Beneath that glass carapace beats two concert halls and four bars. Among their unique features are handpulls designed by Lord Foster, who has a penchant for leaving his architectural finger-prints on every aspect of a building he designs. Apparently, one of the barmen questioned the use of stainless steel on the counter, saying it would mark and dent. Foster & Partners said the firm wanted to see it bear scars as it's all part of people feeling comfortable in their surroundings.

Back across the Tyne Bridge, along Market Street, a sharp left down Grey Street and we pass Fitzgeralds, part of the Sir John Fitzgerald group that operates 30 pubs in the North-East and has a commendable commitment to real ale - a good example is The Bridge Hotel near Castle Keep.

According to Brewers & Bottlers of Newcastle-upon-Tyne by social historian Brian Bennison, it was said on its acquisition in 1896 that "Sir John Fitzgerald may be regarded as one of the pioneers of the Long Bar system which has revolutionised public houses in the North.

"In the old days, houses were subdivided into stuffy, curtained-off apartments, sometimes on separate floors, inconvenient to trader and better-class customer and out of harmony with the modern hotel arrangements.

"Mr Fitzgerald strove to combat this and, by introducing roomy bars and adopting luxurious seating accommodation, he helped to inaugurate a system which has thrown an air of superior respectability into Newcastle hotel life."

The Head of Steam reappears over the top deck and we hop on to the Blue Route circular via Shieldfield and Ouseburn Valley, by The New Bridge, The Stout Fiddler and nearby Queen's Arms, and take a left opposite premises that once charged sixpence and allowed customers to drink all they could. Sadly, Gibson Street Baths has been closed for a number of years.

We go round by The Biscuit Factory's galleries, studios, café and Black Door restaurant, across New Bridge Street at Tanners on Stepney Bank (originally the Tanner's Arms). At the bottom, and once part of a terrace is The Ship Inn (known as `the top Ship', as The Tyne on Maling Street was also called The Ship until 1994). It was bought by George Younger of Alloa in 1933 and stained glass windows at the back bear the name. It became a Flower's pub in 1957, was bought by Nimmo's in 1964 for £4,750, and is now a free house.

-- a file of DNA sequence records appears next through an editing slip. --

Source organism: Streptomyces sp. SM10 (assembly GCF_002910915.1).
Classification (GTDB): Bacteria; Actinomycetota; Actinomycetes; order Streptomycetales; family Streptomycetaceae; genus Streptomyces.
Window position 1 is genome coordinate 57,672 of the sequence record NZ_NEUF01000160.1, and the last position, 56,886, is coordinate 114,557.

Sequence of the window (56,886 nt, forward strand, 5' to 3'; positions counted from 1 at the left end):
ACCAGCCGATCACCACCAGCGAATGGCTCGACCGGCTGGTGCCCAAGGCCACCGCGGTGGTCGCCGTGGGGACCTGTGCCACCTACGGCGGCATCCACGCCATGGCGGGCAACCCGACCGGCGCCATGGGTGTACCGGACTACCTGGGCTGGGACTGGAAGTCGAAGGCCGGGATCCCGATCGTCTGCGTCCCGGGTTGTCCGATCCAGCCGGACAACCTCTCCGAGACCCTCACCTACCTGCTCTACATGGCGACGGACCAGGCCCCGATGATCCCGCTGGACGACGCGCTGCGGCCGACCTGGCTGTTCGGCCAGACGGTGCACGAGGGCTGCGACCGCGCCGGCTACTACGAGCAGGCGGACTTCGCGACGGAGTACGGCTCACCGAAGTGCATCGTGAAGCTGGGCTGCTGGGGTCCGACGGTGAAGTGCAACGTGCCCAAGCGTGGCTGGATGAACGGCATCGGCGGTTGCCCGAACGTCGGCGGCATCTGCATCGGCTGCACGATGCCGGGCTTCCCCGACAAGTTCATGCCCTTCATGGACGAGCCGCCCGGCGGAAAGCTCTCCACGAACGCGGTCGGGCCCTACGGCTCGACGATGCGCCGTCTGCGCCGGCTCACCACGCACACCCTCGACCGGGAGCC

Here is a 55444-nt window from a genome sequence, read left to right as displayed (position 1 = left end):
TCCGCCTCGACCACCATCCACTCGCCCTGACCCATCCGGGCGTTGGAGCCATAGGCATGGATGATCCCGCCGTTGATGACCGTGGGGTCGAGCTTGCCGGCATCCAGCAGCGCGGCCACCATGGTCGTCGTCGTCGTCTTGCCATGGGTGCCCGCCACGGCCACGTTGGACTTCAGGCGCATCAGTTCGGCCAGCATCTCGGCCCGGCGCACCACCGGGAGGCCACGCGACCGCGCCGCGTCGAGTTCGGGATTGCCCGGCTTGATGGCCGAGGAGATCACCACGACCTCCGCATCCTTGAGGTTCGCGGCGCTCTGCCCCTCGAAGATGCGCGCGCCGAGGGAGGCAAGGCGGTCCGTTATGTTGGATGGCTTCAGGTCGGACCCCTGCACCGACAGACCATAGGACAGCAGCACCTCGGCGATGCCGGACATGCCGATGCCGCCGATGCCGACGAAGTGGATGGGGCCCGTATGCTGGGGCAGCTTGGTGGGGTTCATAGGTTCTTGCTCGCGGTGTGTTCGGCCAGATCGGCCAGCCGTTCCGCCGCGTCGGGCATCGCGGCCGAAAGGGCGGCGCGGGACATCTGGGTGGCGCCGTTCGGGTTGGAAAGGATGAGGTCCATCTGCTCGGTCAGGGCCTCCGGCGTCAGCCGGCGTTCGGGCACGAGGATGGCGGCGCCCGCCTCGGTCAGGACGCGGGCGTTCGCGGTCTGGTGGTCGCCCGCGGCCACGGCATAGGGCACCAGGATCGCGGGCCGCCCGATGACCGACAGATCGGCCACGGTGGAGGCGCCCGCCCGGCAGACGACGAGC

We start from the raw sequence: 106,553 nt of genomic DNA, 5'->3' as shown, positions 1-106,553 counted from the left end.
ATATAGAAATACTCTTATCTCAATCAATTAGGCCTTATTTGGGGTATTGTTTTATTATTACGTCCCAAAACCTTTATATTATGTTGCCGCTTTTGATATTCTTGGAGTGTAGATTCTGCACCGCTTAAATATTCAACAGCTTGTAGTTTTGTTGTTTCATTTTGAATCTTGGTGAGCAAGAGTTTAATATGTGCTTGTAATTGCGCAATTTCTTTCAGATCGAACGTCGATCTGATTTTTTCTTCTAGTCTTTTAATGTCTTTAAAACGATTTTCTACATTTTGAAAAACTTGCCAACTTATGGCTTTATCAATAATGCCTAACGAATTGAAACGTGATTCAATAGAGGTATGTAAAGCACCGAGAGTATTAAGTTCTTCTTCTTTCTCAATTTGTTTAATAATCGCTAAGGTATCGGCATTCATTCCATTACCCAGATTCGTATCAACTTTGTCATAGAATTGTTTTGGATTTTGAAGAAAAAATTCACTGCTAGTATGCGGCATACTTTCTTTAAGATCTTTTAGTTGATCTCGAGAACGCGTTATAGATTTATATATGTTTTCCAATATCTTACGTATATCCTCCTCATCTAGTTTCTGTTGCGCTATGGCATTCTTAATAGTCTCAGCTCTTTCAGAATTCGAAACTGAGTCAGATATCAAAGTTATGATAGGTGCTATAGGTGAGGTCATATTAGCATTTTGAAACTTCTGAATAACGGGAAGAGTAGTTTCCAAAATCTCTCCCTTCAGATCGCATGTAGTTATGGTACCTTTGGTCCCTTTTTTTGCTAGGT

The Cluny, where our commentary claims "the food is legendary", sits across the green in a former whisky warehouse. Clientele ranges from undergraduates to grannies, lending it a terrific, off-centre atmosphere. Beers from around the world and all parts of the country are mandatory.

Turning for home, The Egypt Cottage is regarded as Newcastle's first licensed house, existing from the early 18th Century as the Egypt Inn and later as the Egypt Tavern. The area it is in was called Little Egypt, a reference to the amount of grain stored there, piled like pyramids.

The Quayside trail is followed once more, but this journey slips up Side towards Dean Street. The Crown Posada - yet another Fitzgerald's house - is one of the city's jewels. Long, narrow and high-ceilinged with huge Pre-Raphaelite stained glass windows, it remains an oasis of calm and comfort, a provider of excellent ale and a workmanlike corned beef and tomato sandwich. Just one criticism: can the ceiling's stucco, mouldings and cornices please be restored to their former brightly-painted glory?

The most frequent comment from passengers along the two City Sightseeing routes is: "I've never noticed that before." It's the theory of relativity almost becoming relevant. Albert Einstein's paper, On the Electrodynamics of Moving Bodies, introduced the equation in 1905 - and, 101 years later, it's a relatively good way of moving bodies towards pubs and pints. Hold very tight please...

* Research aided enormously by Brian Bennison's Newcastle pub history series, Heady Days, Heavy Nights and Lost Weekends (Newcastle Libraries, £4.99). NewcastleGateshead City Sightseeing Tours depart every hour (Red Route) and every half-hour (Blue Route) from points around the city. Enquiries: 0871 666 0000, www.city-sightseeing.com